The Sawyer filter is a hollow fiber membrane filter, which is mounted inline, often using a five-gallon bucket as a water source. The fiber membranes are rated for 0.02 microns making for extremely fine filtration. Even so, they don’t filter out minerals, like the Berkey does. However, the Sawyer is rated at one million gallons, as it is back-flushable. When it is backflushed regularly, the captured sediment and organic matter is cleaned out, returning the filter to a like-new condition.


Chemical Purification

Most city water providers use a combination of filtration and chemical purification. They run the fresh water through a treatment plant, where sediment and most microscopic pathogens are removed. Then, before the water leaves the plant, chlorine is added to the water, ensuring that any pathogens which remain are killed. This is most often done with chlorine, which is uniformly fatal to all pathogens.


You can use chlorine to purify water in your home as well. Typical laundry bleach is just chlorine, mixed with water. You want to make sure you buy the pure bleach, not the “color safe” or scented bleaches. All you need to do to purify water with bleach is to add eight drops per gallon, mix and allow to sit for about 20 minutes.

If you have a larger container, then you can measure the water in milliliters, rather than in drops. The scientific community accepts that one ml is equal to 20 drops. So, a 55 gallon drum of water could be purified with 22 ml of bleach, rather than 440 drops.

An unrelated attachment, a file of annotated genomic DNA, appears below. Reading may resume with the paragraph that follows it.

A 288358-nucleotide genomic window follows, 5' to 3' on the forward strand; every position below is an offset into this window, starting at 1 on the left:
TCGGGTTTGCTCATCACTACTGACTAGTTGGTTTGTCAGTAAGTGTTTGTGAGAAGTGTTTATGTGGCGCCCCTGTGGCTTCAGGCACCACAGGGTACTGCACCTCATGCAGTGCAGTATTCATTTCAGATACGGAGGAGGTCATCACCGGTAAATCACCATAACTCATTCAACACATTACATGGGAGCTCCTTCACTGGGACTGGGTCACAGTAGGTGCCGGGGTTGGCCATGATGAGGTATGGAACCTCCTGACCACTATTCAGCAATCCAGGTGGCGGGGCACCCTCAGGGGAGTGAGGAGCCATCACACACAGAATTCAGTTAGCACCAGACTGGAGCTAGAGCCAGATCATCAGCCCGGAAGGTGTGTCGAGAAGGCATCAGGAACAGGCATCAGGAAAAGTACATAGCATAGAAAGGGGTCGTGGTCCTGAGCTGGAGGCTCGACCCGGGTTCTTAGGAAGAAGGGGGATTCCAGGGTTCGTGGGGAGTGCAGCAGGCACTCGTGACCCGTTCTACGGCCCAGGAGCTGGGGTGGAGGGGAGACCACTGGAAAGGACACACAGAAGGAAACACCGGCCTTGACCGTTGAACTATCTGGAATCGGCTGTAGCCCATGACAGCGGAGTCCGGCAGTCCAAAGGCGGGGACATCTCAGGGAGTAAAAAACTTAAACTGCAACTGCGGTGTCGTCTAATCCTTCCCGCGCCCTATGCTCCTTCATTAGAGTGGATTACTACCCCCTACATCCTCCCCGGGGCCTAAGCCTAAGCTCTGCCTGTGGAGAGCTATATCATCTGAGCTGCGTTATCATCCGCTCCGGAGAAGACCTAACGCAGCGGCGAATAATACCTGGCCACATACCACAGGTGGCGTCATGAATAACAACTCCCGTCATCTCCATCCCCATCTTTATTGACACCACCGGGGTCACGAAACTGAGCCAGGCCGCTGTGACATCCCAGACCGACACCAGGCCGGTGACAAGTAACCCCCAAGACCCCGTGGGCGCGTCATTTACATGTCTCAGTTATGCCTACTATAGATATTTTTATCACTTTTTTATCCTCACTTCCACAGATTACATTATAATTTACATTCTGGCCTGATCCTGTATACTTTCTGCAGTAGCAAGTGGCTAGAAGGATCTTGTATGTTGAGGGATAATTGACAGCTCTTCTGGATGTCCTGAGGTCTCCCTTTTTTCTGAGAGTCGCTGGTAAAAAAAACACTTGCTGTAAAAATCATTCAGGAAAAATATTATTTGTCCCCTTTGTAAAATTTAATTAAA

Chlorine for a swimming pools can also be used for purifying water. The problemin using it is that it is more highly concentrated. You are better off using it only for large tanks, or for purifying water in a swimming pool, if you are using a swimming pool for water storage. In that case, follow the directions on the package, as purifying it for swimming also purifies it for drinking.

Tincture of iodine can also be used for purifying water, although it is more expensive than bleach. You’ll need about ten drops of the iodine per gallon of water, rather than the eight drops used with chlorine.

You can also use chlorine or iodine to keep water that you are storing from going bad. Adding a few drops of bleach every six months is a cheap price to pay, in order to ensure that your emergency water storage doesn’t have a chance to grow algae or otherwise go bad.

Heat Purification

Water can also be purified by heating it to the point where the heat kills the pathogens. Pretty much everyone knows that you can purify water by boiling it. But not everyone knows that you don’t have to heat it all the way to boiling to purify it. Bacteria and protozoa die at 158oF, so if you heat water to this point, you have purified it. This is called “pasteurization” after Louis Pasteur, the French scientist who discovered this method of purifying water in the mid 1800s.